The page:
Hydroquinone works by inhibiting an enzyme that produces excessive pigmentation. Exposure to the sun, UV rays and sources of injury to the skin such as acne may cause excessive amounts of melanin pigment production. Melanin is the pigment in skin that gives it a brown color. Excessive melanin production may appear as freckles, age spots, post-acne dark marks, cholasma, melasma or general dull appearance. However, hydroquinone is not a permanent correction for dullness, age spots or dark marks. Exposure to UV light will trigger the return of pigmentation.
Avoid exposure to sunlight or artificial UV rays (e.g., sunlamps). Darkening of the skin may occur with exposure to sunlight or artificial UV light. Use a sunscreen (minimum SPF 15) and wear protective clothing when exposure to the sun or UV rays is unavoidable.
Do not use hydroquinone on skin that is sunburned, windburned, dry, chapped, or irritated, or on an open wound. It could make these conditions worse. Wait until these conditions have healed before applying hydroquinone topical.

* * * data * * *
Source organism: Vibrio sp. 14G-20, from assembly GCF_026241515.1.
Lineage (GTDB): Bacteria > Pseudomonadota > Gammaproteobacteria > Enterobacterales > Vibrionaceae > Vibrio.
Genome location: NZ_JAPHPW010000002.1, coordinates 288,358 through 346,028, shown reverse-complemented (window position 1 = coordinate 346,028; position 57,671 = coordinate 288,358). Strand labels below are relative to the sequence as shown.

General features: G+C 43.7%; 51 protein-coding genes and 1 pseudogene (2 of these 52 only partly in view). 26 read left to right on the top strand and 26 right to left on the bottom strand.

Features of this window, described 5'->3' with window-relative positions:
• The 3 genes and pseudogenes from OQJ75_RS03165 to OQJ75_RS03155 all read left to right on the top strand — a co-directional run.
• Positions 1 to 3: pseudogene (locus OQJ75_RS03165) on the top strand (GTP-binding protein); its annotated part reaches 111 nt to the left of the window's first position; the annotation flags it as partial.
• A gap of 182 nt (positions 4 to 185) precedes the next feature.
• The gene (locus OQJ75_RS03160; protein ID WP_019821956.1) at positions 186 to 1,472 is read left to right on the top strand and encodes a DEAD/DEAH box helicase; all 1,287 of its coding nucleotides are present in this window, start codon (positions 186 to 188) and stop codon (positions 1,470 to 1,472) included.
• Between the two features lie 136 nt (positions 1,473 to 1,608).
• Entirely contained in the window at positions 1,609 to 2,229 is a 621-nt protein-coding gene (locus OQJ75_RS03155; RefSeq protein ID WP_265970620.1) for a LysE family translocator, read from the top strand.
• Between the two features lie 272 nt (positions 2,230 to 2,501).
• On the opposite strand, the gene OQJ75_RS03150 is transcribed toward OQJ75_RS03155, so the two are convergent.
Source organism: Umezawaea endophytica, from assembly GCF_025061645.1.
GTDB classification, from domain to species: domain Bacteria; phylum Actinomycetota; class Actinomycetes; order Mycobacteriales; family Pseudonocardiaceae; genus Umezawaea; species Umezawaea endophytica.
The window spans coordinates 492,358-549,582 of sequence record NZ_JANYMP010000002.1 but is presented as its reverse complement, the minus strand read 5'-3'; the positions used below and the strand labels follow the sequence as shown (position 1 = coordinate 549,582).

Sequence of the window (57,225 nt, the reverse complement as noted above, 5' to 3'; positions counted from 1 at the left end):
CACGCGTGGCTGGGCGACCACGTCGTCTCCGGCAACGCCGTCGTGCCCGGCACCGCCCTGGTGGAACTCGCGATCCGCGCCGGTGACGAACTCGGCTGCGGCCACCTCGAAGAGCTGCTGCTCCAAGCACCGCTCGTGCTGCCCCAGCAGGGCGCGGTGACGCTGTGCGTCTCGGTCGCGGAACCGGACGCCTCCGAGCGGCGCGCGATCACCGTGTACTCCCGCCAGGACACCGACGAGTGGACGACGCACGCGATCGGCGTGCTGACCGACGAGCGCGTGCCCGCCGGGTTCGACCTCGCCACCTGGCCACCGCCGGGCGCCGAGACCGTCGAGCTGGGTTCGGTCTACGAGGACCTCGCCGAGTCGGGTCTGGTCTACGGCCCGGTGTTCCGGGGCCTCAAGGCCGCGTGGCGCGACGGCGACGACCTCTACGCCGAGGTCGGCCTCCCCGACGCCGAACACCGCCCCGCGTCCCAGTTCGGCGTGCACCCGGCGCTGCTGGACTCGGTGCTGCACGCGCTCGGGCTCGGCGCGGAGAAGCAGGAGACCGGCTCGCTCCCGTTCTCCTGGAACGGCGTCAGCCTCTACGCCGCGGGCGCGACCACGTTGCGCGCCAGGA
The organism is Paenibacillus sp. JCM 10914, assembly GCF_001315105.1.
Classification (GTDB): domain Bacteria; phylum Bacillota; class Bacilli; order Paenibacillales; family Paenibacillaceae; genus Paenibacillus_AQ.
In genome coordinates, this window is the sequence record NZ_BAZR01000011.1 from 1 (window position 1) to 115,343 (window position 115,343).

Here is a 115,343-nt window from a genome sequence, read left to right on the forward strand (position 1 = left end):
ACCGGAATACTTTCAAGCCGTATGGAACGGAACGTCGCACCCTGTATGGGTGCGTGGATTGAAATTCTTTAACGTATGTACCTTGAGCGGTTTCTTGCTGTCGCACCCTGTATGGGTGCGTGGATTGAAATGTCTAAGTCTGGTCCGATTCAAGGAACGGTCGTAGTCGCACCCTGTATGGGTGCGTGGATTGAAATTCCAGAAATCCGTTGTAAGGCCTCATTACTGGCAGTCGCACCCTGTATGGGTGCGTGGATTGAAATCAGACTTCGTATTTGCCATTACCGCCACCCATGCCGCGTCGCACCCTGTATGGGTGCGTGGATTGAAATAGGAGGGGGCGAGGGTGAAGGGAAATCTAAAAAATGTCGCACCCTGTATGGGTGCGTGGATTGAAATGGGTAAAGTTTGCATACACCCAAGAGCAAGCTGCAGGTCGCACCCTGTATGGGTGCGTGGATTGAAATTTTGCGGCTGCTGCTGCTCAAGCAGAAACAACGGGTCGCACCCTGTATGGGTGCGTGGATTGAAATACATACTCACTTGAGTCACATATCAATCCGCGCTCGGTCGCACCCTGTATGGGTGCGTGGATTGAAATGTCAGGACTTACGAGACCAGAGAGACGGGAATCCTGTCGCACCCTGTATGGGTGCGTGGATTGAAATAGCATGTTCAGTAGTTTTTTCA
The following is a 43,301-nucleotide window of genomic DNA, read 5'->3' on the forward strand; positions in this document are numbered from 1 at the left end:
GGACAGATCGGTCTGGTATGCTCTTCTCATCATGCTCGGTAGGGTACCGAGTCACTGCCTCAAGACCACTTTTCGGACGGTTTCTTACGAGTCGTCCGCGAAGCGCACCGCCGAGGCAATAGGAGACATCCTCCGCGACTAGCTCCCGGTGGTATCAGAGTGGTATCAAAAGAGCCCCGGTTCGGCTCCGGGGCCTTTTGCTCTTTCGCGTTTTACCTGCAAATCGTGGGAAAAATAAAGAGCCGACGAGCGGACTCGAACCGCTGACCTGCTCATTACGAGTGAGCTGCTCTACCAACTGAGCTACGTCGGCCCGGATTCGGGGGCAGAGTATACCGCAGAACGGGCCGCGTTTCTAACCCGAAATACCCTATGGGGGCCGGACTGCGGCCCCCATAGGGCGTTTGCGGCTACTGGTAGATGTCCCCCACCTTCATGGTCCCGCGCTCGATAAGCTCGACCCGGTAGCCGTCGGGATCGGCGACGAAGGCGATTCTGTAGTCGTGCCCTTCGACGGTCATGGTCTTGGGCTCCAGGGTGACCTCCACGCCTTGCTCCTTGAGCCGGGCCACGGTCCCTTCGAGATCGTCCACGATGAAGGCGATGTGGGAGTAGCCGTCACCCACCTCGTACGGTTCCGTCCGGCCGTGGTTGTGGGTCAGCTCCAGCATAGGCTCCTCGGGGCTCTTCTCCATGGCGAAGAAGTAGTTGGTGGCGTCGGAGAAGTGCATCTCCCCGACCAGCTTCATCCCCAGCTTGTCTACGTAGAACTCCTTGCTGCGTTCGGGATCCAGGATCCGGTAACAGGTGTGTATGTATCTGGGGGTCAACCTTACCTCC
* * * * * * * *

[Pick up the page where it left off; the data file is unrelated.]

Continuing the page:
Hydroquinone is a common ingredient in skin lightening products. It is available over the counter in concentrations up to 2%, and can be prescribed in concentration up to 4%. However, hydroquinone can be very irritating at high concentration and can cause ochronosis (darkening of the skin) with prolonged use. We highly recommend that you be under a physician's care to start out and to have the results monitored.